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Richard Forster

Principal Engineer, Research & Development

 

Location: SCEE Central, London

Education: Computer Science BSc - Southampton University

Hometown: Poole, Dorset, UK

 

How and when did you join the company?

I joined Sony in the middle of 2000 straight from University. I started in the Developer Support team as we transitioned to PS2 so I learnt a bit about PS1 then too. I was in Developer Support for a few years before joining the R&D team to work on PhyreEngine [SCEE developed games engine, designed to help developers produce games more quickly]

What do you do at PlayStation? And what are your main responsibilities?

I'm a Principal Engineer in the PhyreEngine team, working on a games engine provided by Sony optimized for PlayStation3 and PS Vita. Each day is full and varied whether I'm adding new features, optimizing existing features for Sony platforms or supporting users developing titles using PhyreEngine. I've also done some presenting at developer conferences both publicly and privately.

Why did you apply to PlayStation?

I've been a PlayStation fan ever since I got my first PlayStation. With my degree in hand, I already knew I wanted to work in the games industry. SIEE was the best place in Europe to work with PlayStation and Developer Support was the best way to learn about PlayStation while also helping others.

What do you like best about working at PlayStation?

First and foremost I love my job and with such a variety of work, each day I know that I've got plenty of interesting things I can do. I work in a team of talented peers that work well together. I also get to see the results of my work used in titles released for PlayStation3 and PS Vita.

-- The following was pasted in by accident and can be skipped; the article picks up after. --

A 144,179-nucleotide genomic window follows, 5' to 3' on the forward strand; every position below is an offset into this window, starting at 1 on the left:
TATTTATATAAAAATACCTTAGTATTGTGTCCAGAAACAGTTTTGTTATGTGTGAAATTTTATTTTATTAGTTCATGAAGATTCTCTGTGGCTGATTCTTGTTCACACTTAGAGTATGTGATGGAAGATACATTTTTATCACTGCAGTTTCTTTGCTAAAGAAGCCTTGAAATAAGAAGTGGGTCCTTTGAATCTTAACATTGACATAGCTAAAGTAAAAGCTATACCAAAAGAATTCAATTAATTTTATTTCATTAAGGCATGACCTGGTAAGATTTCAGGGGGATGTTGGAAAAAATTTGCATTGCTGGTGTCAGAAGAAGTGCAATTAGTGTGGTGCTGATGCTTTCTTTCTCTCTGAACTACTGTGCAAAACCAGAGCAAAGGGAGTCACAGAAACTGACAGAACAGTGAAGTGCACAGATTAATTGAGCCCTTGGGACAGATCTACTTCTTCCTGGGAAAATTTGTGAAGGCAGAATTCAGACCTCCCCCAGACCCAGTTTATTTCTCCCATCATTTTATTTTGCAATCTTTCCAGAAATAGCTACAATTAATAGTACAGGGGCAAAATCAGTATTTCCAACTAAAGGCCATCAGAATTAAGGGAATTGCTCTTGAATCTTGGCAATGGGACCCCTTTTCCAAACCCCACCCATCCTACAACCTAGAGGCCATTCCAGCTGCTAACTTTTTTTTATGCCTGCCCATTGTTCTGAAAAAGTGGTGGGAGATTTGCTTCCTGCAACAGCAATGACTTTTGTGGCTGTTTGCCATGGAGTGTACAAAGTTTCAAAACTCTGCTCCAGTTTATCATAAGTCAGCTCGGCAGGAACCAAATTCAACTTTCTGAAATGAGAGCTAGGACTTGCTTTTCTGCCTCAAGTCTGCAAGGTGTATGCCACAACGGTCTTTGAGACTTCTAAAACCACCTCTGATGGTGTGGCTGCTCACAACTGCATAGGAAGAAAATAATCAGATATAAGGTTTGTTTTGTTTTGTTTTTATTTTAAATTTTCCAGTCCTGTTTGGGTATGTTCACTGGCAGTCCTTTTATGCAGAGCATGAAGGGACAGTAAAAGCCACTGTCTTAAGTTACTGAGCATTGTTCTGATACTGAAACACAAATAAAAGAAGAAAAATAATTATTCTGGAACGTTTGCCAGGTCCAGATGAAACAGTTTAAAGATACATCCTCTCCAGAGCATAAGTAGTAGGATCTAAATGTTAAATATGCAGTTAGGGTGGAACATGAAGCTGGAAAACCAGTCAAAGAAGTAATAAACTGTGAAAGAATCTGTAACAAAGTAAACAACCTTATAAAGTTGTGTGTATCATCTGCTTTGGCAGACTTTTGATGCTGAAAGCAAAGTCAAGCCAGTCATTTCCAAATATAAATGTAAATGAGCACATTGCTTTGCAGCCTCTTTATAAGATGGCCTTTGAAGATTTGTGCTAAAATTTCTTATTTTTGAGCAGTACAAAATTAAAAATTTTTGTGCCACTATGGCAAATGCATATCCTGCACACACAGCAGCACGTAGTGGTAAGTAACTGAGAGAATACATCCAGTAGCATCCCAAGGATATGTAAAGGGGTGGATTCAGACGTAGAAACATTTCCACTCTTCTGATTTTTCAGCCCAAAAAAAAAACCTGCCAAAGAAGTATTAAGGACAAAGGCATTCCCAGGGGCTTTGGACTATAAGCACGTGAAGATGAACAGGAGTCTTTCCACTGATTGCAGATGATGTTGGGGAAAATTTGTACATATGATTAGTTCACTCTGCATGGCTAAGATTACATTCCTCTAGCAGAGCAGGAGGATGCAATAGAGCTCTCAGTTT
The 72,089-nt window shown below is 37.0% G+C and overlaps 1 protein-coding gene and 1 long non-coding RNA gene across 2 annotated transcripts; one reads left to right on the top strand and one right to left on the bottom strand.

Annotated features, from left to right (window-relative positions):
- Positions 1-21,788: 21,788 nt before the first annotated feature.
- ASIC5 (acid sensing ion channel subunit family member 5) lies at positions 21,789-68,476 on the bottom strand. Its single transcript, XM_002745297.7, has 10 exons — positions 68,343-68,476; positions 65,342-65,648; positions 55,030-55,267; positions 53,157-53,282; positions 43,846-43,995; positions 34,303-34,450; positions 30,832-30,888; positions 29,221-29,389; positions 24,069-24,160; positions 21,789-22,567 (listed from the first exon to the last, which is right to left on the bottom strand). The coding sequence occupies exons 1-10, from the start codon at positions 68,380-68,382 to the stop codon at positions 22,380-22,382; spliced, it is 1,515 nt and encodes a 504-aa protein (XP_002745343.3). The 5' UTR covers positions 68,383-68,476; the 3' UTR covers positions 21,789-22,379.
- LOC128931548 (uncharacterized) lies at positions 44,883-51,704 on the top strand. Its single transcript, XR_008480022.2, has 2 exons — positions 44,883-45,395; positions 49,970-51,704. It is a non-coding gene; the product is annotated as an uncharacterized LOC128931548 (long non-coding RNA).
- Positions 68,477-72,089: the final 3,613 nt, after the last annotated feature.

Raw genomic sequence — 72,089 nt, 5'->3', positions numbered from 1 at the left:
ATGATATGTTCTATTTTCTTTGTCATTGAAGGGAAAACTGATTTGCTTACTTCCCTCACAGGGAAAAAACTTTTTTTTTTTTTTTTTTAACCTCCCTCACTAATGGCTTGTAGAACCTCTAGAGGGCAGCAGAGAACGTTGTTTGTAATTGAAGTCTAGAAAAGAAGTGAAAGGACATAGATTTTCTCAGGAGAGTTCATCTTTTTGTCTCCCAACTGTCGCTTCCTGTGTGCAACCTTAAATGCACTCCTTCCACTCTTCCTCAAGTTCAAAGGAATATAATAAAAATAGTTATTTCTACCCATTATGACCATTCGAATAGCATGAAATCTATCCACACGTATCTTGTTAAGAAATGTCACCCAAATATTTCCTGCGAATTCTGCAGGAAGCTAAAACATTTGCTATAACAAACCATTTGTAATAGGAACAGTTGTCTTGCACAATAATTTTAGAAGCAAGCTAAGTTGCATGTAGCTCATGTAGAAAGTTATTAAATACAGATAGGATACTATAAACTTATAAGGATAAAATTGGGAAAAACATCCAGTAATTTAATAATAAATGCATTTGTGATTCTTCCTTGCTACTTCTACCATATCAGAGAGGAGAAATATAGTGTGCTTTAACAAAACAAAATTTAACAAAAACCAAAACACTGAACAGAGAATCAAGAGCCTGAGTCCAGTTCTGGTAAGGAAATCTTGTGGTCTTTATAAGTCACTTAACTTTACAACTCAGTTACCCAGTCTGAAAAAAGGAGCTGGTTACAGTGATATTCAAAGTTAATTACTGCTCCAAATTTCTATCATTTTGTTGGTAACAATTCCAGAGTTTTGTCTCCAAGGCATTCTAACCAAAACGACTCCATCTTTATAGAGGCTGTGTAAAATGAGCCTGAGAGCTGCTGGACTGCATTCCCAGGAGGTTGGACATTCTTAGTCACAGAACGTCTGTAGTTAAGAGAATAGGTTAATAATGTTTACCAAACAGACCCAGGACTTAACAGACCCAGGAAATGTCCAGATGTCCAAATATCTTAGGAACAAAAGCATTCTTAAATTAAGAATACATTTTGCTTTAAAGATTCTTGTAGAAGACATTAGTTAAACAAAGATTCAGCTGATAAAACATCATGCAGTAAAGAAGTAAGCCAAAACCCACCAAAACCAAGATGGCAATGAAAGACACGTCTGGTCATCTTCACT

What would be your 'desert island' game?

If the desert island had high speed broadband, I'd pack a copy of Modern Warfare - either the first or the third depending how soon I'm off to the island. If I'm allowed to take my PSN ID too, I could re-download Deathspank.

What advice would you give for anyone wanting to get into programming in the games industry?

Nowadays, the best thing to do is get yourself known in the game development community by getting involved. I also think practical experience is important - back when I was leaving university, I wrote my own version of a retro game as part of my portfolio and I think that's still a relevant thing to do today.

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